Sweep One for Zack. Donate to a special account.

Zack, who will be 19 on August 3, came to Full Service Chimney with an engineering background and “just a boat-load of aptitude,” said Robert Berry, owner of Full Service Chimney.

“That background coupled with his observation skills, his ability to understand Code and the underlying principles therein, as well as his fortitude and drive to teach homeowners about chimney safety lead him to a very successful start in this chimney career field,” he said.

We also would mention that part of Zack’s zeal to work with Full Service Chimney and be the best sweep he could be was because he was recently engaged and wants to stay in the area, marry his high school sweetheart, and raise a family.

Zack earned CCS badge No. 8478 when he passed his exam on July 19, 2014. His profile is listed on our CSIA website.

Even though he is a newcomer to the field, he has already made a positive impression on Jeremy and Brandi Biswell, who own a competitor (The Flues Brothers Chimney Service) in Zack’s area. It was Jeremy and Brandi’s combined encouragement to Zak that helped him pass the test on his second try and get his CCS credential.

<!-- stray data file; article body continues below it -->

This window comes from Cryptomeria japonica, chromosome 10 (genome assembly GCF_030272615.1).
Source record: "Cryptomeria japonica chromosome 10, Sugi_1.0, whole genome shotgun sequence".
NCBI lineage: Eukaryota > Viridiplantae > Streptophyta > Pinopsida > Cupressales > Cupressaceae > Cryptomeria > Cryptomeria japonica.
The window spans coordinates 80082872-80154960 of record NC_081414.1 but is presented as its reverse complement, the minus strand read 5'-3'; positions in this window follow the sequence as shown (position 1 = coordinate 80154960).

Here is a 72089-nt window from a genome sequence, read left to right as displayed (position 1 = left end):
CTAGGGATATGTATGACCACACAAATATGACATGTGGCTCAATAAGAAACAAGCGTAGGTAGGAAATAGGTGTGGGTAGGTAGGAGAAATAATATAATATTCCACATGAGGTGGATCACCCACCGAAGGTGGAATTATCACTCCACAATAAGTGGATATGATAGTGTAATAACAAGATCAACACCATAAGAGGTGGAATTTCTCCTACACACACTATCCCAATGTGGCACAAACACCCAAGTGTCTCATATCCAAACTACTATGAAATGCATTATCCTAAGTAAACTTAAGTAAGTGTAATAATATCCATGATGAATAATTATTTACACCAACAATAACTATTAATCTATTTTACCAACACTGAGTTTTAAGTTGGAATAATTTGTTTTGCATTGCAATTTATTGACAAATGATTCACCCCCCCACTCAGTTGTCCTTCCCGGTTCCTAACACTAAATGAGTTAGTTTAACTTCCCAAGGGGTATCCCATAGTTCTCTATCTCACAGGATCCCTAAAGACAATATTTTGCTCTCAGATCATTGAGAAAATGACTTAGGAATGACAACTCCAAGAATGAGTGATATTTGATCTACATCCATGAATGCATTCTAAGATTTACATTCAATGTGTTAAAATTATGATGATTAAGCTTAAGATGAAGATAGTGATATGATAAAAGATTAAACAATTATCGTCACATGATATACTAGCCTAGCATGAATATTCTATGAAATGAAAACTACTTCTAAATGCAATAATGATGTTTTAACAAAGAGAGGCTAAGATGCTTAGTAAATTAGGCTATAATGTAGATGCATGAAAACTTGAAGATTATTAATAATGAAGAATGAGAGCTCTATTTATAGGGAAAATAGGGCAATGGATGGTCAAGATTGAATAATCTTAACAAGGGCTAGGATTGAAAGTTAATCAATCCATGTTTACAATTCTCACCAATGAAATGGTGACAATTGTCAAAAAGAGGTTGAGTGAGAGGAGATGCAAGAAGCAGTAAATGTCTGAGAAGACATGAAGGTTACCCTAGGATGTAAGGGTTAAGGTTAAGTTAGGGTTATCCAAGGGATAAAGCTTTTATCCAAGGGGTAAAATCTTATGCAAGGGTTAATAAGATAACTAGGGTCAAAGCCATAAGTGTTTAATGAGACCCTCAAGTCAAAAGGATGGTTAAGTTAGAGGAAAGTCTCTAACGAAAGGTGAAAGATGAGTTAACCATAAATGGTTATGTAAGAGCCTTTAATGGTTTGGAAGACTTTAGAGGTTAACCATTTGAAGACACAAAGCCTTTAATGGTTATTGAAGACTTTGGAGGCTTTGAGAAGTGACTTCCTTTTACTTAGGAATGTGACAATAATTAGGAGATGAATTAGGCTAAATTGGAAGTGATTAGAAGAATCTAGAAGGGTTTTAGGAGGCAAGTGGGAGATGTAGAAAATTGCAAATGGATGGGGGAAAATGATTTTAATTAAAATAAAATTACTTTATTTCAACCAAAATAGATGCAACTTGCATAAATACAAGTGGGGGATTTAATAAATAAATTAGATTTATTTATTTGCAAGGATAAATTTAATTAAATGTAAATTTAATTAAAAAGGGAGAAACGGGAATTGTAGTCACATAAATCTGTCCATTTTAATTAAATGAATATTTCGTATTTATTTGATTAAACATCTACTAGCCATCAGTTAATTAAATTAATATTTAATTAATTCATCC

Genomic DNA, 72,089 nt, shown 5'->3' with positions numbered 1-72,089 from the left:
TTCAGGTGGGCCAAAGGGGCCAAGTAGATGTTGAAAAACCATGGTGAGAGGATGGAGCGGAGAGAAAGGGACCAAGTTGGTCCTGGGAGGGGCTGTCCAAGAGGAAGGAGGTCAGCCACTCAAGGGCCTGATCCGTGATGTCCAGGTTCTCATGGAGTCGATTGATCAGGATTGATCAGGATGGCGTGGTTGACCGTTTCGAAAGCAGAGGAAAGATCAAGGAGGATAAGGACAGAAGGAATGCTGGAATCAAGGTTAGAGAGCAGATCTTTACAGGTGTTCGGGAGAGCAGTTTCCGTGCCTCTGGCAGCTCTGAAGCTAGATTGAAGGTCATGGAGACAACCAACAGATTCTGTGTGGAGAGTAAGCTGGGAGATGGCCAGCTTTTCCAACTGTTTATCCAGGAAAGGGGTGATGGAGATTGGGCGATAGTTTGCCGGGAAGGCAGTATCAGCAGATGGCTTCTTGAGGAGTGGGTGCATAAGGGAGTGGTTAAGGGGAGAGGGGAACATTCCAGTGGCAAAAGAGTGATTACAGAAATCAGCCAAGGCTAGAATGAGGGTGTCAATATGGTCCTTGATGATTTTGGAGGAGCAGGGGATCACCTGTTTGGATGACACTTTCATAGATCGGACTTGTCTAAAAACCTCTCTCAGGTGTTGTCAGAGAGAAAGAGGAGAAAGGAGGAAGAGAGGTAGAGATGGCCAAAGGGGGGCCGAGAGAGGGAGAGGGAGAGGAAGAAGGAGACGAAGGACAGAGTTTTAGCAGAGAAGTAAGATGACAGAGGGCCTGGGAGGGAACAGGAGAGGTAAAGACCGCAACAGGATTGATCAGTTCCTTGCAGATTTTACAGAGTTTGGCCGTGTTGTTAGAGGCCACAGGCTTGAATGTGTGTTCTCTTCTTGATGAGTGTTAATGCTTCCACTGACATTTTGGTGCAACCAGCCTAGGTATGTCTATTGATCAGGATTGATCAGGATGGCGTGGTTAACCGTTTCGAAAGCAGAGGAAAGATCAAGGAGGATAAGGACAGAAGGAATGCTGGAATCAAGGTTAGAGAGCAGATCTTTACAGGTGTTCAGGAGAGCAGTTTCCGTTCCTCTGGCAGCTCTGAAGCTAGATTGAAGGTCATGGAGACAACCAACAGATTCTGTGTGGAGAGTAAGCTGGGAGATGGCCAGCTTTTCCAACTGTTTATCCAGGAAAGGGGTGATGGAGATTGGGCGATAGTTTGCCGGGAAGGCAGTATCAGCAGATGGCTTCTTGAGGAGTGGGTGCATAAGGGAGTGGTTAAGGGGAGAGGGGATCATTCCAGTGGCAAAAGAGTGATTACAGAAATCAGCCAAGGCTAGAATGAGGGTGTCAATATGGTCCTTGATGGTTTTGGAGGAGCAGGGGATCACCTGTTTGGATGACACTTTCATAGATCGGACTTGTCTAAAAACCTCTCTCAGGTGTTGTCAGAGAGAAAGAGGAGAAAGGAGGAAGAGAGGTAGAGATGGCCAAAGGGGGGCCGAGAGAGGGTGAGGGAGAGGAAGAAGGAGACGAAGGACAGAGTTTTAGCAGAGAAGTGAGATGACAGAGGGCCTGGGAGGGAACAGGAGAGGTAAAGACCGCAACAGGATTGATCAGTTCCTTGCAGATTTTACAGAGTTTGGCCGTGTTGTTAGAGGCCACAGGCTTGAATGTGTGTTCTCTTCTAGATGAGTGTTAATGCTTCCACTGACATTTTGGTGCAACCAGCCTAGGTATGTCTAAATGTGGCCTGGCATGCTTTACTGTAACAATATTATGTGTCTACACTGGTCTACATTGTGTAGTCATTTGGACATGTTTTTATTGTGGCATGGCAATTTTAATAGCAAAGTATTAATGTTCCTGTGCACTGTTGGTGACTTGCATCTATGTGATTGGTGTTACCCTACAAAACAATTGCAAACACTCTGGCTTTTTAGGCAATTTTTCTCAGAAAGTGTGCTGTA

Please help us relieve some  of the stress of the medical bills, daily expenses and lost wages so we can help get Zack back on his feet and back to the life he wants to begin with his fiancee, Kalee.

CSIA has established a special account on the gofundme site: Sweep One For Zack. We hope you’ll visit the page and donate the income from you might charge for one sweeping job.

If you aren’t comfortable with that site, you may send donations to Zack in care of Full Service at the following mailing address. (Cards are also welcome)

Zack Darpinian

c/o Full Service Chimney

P. O. Box 10144

Olathe, KS 66051

The Full Service Chimney family is:  Robert, Mary Jo, Alexis, Ritchie, Jake, Noah, and Zack!